The point is not to demonize cities or the prominent ministries that grow out of them. God does work through these and other large endeavors.

But what happens when our ambitions and fondness for big run amok?

Read it all.

Posted in * Culture-Watch, * International News & Commentary, * Religion News & Commentary, America/U.S.A., Evangelicals, Other Churches, Religion & Culture, Rural/Town Life

Wednesday Mental Health Break–Tim Blais (Amazing) take on String Theory set to Bohemian Rhapsody

Watch and listen to it all and then you may Read all about it there (via Robert Krulwich) in which among other things is said: “With no apologies to Queen, this is Tim’s “A Capella Science” take on String Theory set to Bohemian Rhapsody. He calls it “Bohemian Gravity.” He’s 23. He wrote this. He sang this. He designed this. He’s amazing.”


Posted in * Culture-Watch, * International News & Commentary, Canada, Music, Science & Technology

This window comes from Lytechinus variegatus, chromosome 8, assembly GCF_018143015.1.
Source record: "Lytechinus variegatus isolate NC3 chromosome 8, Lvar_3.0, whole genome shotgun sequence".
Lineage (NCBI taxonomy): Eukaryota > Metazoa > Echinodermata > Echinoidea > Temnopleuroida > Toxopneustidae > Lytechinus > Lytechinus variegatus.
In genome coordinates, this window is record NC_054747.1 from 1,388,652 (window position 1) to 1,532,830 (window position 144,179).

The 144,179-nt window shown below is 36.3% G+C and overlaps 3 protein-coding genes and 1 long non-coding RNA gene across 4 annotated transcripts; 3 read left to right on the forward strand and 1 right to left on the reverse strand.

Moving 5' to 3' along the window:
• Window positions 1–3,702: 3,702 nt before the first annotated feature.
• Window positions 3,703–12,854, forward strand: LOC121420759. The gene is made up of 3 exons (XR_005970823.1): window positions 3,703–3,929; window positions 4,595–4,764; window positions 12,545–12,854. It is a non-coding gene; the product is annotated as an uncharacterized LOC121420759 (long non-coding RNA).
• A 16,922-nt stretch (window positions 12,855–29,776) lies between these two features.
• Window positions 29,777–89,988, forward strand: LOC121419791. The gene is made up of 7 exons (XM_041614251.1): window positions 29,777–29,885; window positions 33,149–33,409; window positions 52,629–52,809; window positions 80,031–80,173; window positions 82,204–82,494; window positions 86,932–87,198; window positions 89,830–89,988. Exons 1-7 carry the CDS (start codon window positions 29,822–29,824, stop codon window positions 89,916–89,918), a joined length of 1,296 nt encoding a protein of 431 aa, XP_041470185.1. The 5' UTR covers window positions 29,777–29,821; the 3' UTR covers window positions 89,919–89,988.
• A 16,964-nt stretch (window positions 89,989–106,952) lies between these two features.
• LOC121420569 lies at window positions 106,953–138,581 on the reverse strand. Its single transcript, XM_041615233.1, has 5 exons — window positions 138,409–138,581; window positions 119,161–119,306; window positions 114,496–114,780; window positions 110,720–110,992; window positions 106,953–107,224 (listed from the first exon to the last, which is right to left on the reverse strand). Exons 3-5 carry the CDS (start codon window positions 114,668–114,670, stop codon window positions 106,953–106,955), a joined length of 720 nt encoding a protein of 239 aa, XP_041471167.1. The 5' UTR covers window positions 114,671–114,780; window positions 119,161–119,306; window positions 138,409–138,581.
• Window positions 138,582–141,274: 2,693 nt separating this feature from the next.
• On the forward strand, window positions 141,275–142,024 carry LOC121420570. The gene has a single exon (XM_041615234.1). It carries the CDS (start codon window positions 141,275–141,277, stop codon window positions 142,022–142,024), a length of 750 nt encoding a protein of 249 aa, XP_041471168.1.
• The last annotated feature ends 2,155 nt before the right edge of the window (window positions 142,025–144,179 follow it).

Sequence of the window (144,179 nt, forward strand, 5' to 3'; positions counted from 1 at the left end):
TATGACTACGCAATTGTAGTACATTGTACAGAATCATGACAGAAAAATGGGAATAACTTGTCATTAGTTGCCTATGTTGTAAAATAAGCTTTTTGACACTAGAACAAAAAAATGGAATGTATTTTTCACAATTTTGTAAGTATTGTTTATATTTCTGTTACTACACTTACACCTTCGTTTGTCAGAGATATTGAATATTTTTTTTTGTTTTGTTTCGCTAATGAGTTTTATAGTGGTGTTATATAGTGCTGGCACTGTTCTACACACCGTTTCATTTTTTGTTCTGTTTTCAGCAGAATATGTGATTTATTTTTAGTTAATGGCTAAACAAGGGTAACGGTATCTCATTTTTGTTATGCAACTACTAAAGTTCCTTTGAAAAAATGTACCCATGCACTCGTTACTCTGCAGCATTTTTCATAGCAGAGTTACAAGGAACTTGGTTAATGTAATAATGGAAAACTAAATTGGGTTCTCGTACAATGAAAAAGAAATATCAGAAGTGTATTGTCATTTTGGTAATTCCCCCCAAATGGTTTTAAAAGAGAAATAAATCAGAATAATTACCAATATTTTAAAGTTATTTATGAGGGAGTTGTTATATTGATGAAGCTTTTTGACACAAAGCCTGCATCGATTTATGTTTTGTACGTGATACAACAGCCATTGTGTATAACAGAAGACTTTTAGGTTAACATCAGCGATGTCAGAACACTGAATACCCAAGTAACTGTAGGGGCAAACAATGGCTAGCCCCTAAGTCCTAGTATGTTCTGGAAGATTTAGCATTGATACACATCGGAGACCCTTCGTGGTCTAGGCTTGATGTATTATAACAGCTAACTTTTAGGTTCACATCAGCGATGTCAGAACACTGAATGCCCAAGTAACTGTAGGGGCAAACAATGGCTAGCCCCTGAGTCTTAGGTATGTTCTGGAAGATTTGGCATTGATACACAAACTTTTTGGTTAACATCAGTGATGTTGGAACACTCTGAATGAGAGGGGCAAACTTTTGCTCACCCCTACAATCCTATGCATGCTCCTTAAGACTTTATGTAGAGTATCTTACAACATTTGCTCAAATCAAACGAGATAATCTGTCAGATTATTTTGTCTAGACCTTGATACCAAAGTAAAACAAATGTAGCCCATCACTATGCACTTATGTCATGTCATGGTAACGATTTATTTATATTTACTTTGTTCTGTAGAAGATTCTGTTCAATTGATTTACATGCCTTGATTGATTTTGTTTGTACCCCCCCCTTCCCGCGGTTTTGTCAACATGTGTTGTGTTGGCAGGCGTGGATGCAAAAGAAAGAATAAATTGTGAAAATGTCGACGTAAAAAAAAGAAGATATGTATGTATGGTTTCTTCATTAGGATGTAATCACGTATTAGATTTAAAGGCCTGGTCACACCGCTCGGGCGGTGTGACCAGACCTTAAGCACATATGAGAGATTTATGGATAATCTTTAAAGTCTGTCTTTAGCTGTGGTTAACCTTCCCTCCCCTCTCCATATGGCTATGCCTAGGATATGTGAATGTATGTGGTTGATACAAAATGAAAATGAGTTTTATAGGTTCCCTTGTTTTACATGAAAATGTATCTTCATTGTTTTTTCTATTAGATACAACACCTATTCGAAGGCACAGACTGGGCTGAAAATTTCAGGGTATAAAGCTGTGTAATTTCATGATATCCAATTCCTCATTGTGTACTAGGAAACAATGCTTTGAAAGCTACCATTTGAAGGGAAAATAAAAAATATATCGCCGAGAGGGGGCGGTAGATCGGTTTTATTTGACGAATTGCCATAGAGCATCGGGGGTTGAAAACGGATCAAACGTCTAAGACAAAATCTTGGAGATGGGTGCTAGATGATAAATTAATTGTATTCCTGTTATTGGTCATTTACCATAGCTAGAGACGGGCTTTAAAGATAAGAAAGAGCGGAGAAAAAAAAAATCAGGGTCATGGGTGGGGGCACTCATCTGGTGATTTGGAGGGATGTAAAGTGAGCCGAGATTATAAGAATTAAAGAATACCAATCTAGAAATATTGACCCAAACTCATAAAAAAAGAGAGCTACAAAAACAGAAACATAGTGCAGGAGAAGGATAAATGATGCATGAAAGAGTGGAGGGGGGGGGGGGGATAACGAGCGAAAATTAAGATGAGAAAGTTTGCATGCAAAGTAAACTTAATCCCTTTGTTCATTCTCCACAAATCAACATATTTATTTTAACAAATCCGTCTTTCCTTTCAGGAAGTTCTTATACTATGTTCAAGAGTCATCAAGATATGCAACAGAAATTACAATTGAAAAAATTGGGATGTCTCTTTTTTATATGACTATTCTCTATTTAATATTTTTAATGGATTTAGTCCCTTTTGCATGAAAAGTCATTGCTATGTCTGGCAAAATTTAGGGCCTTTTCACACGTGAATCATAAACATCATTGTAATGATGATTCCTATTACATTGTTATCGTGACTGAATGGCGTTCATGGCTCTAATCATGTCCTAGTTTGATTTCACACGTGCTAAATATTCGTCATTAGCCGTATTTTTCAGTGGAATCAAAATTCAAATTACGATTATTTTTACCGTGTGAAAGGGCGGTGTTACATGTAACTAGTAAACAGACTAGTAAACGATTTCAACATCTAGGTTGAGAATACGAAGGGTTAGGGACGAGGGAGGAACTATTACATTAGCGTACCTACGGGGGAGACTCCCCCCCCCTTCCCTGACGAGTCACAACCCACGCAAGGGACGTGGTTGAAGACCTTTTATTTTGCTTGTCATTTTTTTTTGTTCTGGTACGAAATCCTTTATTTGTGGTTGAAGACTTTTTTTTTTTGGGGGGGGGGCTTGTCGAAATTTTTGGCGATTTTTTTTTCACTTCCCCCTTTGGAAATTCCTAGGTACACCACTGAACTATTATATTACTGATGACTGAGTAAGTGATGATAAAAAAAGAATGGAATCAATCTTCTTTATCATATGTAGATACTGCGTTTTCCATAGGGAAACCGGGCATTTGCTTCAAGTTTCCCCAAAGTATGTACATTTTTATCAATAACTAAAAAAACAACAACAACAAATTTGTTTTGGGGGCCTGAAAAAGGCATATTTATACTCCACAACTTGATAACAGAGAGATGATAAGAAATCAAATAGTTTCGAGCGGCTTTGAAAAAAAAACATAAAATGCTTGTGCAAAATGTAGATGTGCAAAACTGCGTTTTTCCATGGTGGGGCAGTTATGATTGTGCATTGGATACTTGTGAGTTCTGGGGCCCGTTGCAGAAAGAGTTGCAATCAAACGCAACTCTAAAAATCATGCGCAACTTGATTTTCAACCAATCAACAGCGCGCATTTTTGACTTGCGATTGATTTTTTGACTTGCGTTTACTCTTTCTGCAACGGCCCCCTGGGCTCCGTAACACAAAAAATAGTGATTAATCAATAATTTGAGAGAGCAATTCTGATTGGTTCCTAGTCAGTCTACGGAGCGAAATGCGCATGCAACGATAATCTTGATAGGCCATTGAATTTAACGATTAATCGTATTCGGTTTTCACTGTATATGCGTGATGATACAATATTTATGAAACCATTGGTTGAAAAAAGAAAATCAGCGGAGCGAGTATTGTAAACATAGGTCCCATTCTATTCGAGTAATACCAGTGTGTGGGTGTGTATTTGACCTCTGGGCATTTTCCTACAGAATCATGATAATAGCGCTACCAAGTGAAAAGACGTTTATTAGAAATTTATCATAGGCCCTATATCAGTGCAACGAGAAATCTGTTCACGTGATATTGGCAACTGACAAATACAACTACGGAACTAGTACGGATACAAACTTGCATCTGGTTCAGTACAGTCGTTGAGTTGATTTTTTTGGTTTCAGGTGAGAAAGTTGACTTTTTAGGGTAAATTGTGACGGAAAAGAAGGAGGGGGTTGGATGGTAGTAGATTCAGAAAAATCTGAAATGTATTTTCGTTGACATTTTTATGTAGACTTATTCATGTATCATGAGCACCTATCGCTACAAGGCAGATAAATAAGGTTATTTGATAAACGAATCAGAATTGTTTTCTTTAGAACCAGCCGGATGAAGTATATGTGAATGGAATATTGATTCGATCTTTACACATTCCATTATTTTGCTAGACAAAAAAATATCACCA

(ACNS) Secretary General to Anglican Communion: "Please pray for Pakistan"

The Secretary General of the Anglican Communion has asked for Communion-wide prayer following the suicide attack on a church in Pakistan that left than 78 dead and more than 100 injured.

In a letter to the Anglican Communion’s Primates–its most senior bishops–Canon Kenneth Kearon wrote, “Messages of condolences have been coming in from around the Communion, and I write to ask you to consider requesting your parishes and dioceses to remember in prayer those who died or were bereaved and those who were injured or live in fear because of the tragedy.”

Read it all.

Posted in * Anglican - Episcopal, * Christian Life / Church Life, * Culture-Watch, * International News & Commentary, * Religion News & Commentary, Asia, Inter-Faith Relations, Pakistan, Religion & Culture, Spirituality/Prayer, Violence

A Prayer for the Feast Day of Saint Sergius